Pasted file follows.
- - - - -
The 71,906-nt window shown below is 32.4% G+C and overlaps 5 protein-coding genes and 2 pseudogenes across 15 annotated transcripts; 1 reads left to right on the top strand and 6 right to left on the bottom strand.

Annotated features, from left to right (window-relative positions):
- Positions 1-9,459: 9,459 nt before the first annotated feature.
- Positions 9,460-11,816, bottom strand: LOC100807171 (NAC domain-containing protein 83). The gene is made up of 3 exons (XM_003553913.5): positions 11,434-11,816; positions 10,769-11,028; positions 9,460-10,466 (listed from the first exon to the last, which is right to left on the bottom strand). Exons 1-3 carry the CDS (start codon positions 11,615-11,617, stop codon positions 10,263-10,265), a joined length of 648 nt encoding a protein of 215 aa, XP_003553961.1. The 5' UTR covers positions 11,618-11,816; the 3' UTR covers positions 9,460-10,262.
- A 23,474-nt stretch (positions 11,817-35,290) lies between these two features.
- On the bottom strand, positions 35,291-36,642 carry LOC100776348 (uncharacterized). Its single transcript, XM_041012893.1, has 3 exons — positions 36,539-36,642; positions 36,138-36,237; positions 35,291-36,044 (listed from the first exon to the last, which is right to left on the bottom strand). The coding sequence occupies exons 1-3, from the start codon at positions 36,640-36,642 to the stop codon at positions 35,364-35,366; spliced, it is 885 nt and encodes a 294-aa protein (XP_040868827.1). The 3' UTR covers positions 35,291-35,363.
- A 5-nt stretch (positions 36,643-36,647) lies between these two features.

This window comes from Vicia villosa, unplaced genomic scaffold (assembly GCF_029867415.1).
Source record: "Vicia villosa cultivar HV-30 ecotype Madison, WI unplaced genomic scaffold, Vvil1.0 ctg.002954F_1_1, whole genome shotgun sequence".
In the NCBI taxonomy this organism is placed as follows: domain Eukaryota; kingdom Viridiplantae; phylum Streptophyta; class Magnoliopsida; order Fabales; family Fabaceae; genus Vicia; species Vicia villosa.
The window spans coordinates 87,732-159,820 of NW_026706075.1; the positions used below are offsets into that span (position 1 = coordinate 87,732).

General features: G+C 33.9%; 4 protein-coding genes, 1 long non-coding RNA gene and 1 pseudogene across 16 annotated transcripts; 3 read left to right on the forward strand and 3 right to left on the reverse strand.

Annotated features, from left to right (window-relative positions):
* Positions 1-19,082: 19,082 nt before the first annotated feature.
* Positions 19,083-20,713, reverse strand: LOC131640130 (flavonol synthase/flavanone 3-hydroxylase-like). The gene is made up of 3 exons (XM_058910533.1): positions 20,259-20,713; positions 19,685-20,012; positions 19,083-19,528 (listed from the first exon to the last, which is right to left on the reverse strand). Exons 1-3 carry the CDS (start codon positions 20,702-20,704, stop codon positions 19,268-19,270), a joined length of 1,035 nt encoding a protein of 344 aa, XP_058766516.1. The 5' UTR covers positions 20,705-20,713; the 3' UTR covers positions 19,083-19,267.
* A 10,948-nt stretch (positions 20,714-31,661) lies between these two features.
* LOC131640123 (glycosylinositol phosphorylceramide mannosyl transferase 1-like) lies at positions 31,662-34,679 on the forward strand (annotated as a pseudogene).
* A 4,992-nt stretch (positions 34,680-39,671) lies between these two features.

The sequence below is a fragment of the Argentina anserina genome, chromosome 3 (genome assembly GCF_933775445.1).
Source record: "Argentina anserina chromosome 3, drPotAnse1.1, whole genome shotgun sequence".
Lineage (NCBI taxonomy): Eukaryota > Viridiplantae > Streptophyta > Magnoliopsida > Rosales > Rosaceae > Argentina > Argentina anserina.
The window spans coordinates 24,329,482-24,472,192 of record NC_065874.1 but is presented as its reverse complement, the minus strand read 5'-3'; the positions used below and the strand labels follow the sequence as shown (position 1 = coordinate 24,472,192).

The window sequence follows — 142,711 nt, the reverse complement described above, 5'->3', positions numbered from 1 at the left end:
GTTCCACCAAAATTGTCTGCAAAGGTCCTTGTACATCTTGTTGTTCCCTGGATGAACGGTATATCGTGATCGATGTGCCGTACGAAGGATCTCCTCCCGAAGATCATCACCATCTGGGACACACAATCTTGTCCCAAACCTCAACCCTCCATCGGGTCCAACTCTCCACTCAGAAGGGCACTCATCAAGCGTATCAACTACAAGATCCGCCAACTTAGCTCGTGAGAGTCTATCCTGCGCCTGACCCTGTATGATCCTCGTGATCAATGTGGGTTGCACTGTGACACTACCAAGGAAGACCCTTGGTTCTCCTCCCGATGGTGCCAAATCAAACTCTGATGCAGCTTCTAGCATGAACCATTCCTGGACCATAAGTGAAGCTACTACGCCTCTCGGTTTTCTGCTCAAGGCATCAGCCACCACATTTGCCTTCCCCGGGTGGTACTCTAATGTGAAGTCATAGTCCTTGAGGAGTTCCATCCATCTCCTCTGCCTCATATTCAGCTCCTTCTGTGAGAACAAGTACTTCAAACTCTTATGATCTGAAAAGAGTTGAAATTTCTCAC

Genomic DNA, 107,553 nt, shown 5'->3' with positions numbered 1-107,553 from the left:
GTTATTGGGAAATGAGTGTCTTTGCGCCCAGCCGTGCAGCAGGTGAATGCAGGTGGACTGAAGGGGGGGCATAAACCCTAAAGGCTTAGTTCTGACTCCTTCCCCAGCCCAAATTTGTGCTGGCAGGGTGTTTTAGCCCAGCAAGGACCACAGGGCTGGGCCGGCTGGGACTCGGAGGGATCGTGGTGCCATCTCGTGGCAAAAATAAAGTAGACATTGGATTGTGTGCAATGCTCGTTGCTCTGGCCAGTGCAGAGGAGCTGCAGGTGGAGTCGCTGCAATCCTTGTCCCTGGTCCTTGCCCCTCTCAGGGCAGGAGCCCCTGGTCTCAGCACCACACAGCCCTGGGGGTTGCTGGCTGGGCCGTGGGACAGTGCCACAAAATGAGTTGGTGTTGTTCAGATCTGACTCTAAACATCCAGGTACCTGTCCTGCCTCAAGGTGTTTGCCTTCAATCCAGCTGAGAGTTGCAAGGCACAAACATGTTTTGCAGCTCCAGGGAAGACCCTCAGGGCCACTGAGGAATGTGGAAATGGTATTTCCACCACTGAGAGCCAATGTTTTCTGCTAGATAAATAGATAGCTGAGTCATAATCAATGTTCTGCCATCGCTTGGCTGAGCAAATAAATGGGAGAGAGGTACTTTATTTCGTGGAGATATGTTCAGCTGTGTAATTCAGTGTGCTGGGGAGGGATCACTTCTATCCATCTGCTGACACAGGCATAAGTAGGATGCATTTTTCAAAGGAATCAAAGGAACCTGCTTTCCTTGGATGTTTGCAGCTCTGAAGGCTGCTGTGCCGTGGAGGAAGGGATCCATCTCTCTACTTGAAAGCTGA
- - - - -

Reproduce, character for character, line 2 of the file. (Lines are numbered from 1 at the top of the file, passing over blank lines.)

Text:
Annotated features, from left to right (window-relative positions):